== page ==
I’m sitting in an office today. It’s not really mine. It’s a loaner that a couple of friends arranged. An escape from the tiny space I work in at home. It’s quieter here. No one banging dishes in the kitchen. No dog barking at the squirrels. No sound of traffic in the street. Just me and four walls. A place to focus, to think, and to remember.
I’ve left the door open into the hallway and can hear people come and go, all silently as though they were in a library. And, outside, visible through my one large window, is a sky that looks as gray and dreary as I feel. I’ve just lost a friend. No… someone who is much more than that.
Throughout our lives, people come and go. Some leave a mark and others don’t. Very rarely do any of those relationships last for long. But this one has lasted twenty-five years. My heart is not sure how to handle its loss. So much of who I am, I owe to Herb.
We met when I was five years old. He was the pastor of the church my family attended. I remember thinking he looked a bit like a giant teddy bear… even with an electric guitar in his hands. His wife, Jeanette, would give me gummy worms after church each week if I could recite a Bible verse for her. It wasn’t long before I felt that we were friends.
Mentor. Guide. Fellow conspirator. We’ve had some great adventures together. Like the time when he decided to take my on the light rail from Sandy, UT into Salt Lake City. All he had in his pocket that day was a collection of large bills. I watched as he slipped one into the ticket machine and out came the change… in change. Over $20 in $1 gold coins. The look on his face was priceless.
Then there was the night we stayed up past midnight. We’d watched a basketball game together. Or, more precisely, he had watched the game while I wrote in my journal. After the game, we sat and talked for hours. Our discussion wandered from theology and I recall sitting on the couch while he read me lines of poetry from a battered volume off his shelf.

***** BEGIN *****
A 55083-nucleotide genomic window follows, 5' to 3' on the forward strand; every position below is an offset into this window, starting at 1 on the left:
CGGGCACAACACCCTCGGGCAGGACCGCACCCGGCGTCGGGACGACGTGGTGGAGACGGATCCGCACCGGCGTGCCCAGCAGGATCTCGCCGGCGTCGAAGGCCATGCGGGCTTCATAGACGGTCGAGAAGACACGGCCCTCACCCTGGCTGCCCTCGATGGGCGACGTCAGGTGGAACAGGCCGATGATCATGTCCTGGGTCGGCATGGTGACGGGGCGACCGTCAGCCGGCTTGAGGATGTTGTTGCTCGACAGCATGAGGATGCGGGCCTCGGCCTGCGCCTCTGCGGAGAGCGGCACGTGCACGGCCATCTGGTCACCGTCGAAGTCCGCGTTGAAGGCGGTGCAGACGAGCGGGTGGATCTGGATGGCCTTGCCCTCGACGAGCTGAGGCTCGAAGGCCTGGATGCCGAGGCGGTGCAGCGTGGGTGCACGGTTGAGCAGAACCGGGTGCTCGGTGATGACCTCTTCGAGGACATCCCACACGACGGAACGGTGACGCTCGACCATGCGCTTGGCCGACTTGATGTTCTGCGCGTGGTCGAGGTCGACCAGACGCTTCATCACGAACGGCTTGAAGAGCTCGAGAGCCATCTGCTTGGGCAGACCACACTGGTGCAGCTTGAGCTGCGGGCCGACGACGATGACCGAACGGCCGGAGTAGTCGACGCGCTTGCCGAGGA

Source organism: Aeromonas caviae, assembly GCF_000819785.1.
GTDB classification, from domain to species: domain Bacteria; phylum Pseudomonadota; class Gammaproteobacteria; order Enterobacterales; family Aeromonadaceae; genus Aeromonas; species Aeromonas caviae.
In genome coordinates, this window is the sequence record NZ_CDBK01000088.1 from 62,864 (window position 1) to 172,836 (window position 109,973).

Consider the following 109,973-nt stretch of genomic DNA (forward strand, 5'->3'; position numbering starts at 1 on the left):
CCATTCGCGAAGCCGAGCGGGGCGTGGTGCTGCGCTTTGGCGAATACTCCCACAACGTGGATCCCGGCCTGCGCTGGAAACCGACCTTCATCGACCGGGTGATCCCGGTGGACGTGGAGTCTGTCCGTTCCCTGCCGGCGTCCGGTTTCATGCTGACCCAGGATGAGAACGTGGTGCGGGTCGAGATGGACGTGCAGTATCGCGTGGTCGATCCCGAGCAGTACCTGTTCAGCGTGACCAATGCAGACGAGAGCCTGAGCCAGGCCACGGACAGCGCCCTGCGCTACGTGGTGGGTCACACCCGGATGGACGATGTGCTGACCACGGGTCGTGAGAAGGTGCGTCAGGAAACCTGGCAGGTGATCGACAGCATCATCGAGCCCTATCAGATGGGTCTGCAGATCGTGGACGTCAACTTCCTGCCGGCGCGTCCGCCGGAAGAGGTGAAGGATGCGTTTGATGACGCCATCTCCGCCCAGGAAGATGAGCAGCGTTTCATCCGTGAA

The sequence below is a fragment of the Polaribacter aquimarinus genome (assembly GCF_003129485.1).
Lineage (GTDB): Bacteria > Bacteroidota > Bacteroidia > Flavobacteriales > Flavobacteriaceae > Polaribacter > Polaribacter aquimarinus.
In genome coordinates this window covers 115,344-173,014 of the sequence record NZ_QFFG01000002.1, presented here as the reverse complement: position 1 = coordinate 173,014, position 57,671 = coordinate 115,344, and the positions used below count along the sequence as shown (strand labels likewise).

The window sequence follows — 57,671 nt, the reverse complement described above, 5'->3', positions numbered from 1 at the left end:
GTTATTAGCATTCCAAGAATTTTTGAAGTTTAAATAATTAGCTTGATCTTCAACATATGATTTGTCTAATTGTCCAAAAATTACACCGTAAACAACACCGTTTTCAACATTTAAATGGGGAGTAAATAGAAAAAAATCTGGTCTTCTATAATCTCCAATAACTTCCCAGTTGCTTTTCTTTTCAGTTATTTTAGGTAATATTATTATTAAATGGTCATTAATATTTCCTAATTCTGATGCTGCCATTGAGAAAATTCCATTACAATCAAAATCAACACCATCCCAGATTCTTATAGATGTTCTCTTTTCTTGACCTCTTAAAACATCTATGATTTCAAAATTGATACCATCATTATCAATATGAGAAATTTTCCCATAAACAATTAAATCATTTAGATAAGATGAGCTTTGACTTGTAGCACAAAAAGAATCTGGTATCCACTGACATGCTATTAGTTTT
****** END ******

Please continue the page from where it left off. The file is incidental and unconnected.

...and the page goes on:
I used to accompany him to the office on occasion. Till my dying day, I will believe that the best hours of my life were spent sitting in a pastor’s office, watching him work. Sitting there listening to the rhythm of church life.
I recall one particular afternoon when my presence attracted an abnormal amount of attention. He’d just accepted a call to serve a new congregation. I’d been in his office all day and one of the church ladies kept glancing at me as though she wasn’t sure why I was there. Finally he introduced me, “This is my daughter, Anna.” He waited long enough to get a good reaction before clarifying that I was his daughter “In the Pauline sense”. I will never forget the expression on the poor woman’s face!
He was a sort of sage full of both the spiritual and the highly practical. And I couldn’t help feeling that if someone really did follow Christ, they would look a lot like Herb. So I did the one thing that pastors don’t want members of their congregations to do: I imitated him. I said what he said. I did what he did. And today I’m sitting here drinking Dr. Pepper… because that’s what he drank.
We didn’t always agree. I didn’t always take his advice (though sometimes I wished I had). But I know that, at my core, much of who I am today is attributable to him and the example he set. So I’ll raise my Styrofoam cup: to the best Christian I’ve ever known. To Herb. I’ll see you on the Other Side.